• As before, we've used the enrollment token we generated to create a new node and registered it with our project. This time it's the telegraf node.
  • We've again applied a policy to improve our security posture. This policy allows a TCP inlet to be created, but only if the node at the other end has the attribute component with a value of influxdb.
  • Finally we create the TCP inlet. This is a way of defining where the node should be listening for connections (in this case on TCP port 8087), and where it should forward that traffic to. This node will forward data through to the forwader we created earlier, which will in turn pass it to our influxdb node, which then sends it to the InfluxDB database.
That's it! The listener on localhost port 8087 is now forwarding all traffic to InfluxDB, wherever that is running. If that database was on a different host, running in the cloud, or in a private data center the enrollment and forwarding would still ensure our communication with would be securely connected to wherever that database is running.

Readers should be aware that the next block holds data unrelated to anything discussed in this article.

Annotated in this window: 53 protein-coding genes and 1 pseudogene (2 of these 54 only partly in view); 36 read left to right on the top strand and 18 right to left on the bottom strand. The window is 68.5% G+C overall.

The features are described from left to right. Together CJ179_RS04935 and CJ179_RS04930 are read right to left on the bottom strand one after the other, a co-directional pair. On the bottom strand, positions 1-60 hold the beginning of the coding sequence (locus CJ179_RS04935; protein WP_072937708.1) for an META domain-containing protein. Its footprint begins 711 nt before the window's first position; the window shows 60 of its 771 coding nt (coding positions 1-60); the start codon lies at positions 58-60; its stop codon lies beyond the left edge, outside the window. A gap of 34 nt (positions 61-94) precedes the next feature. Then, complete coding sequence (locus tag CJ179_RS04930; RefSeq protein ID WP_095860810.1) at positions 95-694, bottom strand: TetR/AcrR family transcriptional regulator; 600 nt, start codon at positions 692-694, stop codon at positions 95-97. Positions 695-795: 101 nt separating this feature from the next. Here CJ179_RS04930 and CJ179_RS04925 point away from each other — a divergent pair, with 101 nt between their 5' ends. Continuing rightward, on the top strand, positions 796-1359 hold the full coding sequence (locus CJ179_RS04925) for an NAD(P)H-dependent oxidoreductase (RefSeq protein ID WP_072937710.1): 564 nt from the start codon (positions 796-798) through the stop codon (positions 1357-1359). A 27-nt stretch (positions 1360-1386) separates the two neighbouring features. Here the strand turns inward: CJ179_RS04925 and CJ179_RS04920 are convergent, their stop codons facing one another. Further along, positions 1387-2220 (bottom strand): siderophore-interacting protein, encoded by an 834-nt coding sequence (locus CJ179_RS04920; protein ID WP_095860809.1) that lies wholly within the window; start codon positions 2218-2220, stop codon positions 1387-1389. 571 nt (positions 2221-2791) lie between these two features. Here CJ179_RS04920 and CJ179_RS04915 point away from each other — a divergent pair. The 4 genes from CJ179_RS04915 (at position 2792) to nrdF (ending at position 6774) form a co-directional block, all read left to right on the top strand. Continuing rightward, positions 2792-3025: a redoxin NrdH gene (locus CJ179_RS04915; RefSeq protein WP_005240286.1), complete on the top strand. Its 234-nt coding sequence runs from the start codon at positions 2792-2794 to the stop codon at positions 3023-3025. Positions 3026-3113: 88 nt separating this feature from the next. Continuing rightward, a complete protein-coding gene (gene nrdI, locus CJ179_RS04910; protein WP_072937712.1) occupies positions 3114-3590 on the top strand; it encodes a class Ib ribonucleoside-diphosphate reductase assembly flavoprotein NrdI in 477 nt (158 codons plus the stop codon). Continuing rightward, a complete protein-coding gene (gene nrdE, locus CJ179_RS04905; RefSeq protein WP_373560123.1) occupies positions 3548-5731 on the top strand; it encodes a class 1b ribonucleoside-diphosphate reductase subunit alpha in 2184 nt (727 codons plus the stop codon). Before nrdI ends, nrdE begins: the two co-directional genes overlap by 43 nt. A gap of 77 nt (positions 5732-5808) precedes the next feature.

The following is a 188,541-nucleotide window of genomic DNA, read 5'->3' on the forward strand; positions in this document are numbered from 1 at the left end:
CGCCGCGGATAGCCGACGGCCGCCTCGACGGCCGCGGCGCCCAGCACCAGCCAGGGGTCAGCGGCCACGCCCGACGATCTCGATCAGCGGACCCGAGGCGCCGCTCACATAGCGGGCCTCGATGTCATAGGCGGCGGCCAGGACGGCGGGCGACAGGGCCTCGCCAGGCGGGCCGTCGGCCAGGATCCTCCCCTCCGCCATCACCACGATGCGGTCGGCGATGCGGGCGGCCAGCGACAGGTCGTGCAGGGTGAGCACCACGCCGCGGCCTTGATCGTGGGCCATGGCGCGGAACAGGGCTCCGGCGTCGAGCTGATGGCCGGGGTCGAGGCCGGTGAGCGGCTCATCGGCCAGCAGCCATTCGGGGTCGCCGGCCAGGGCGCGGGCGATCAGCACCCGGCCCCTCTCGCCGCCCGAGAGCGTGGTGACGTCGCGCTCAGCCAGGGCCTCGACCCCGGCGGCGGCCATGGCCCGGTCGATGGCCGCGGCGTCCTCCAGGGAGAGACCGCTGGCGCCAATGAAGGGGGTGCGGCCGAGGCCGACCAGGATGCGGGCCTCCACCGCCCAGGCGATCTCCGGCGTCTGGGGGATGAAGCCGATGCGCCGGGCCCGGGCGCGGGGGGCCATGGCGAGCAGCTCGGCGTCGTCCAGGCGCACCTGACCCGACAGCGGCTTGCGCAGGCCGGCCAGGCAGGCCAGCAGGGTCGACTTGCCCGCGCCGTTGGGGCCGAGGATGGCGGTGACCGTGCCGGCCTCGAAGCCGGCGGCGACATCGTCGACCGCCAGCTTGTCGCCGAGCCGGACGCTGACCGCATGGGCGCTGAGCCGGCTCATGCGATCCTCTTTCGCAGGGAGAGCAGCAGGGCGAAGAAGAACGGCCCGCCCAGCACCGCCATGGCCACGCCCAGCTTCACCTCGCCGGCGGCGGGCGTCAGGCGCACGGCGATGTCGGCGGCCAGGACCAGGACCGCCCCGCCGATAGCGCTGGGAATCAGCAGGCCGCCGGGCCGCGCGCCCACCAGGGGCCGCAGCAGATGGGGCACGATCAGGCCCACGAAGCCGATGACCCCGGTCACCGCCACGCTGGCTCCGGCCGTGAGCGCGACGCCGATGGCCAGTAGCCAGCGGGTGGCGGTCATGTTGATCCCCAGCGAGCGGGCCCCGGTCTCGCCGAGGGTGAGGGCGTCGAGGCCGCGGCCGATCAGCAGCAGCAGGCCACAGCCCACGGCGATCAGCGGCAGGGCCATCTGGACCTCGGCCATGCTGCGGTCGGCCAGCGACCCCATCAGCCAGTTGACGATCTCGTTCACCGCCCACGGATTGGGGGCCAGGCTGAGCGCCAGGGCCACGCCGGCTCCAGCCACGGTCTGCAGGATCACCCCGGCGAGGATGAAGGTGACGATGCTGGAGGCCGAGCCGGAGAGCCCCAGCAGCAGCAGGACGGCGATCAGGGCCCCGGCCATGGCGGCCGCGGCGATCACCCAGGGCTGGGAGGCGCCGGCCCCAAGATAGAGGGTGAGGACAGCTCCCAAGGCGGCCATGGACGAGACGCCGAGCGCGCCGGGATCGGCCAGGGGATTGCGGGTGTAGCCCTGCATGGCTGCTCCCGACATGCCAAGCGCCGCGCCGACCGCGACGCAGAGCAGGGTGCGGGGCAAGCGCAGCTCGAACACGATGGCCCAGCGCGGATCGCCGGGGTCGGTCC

Update the existing configuration to use the secure connection

While this is a simplified example running on a single host, the following instructions are the same irrespective of your deployment. Once the influxdb and telegraf nodes are enrolled and running, the only change you need to make is to update your telegraf.conf to point to the local listening port:
urls = [""]
Restart the Telegraf service, and we can then check that it's still storing data by using the same command we used earlier.
This example created the TCP inlet on port 8087 primarily because the influxd service was running on the same host and already bound to port 8086. In a production deployment where Telegraf and InfluxDB are on separate hosts the TCP inlet could listen on port 8086 and this default configuration would not need to change.